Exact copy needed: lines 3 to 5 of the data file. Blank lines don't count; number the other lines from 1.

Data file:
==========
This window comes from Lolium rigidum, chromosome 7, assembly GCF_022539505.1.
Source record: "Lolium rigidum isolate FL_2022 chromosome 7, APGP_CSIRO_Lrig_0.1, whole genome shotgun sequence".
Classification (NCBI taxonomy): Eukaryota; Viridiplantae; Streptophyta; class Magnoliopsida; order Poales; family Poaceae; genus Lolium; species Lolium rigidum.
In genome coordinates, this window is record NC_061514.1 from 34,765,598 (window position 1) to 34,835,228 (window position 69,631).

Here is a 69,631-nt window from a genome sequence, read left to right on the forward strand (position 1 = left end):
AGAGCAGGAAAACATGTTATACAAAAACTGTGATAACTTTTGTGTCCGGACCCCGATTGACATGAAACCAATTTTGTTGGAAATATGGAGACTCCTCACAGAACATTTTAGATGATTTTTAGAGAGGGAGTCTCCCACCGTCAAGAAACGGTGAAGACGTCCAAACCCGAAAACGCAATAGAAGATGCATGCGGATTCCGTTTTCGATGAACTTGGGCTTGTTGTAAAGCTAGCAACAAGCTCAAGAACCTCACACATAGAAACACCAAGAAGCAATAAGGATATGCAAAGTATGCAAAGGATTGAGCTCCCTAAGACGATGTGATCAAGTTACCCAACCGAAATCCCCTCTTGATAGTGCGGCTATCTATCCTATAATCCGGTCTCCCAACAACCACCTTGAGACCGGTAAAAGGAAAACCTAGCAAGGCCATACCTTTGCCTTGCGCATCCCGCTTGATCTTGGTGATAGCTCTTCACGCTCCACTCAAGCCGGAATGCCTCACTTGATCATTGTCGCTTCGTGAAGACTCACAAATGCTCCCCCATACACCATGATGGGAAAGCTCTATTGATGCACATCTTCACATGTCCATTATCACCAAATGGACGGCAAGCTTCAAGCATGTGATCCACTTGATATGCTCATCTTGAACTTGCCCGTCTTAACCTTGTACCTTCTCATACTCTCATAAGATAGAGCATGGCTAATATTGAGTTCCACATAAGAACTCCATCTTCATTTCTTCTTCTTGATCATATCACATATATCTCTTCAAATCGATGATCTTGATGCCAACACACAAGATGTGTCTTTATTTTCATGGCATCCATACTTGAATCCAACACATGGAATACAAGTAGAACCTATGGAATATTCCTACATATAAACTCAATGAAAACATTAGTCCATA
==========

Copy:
Classification (NCBI taxonomy): Eukaryota; Viridiplantae; Streptophyta; class Magnoliopsida; order Poales; family Poaceae; genus Lolium; species Lolium rigidum.
In genome coordinates, this window is record NC_061514.1 from 34,765,598 (window position 1) to 34,835,228 (window position 69,631).

Here is a 69,631-nt window from a genome sequence, read left to right on the forward strand (position 1 = left end):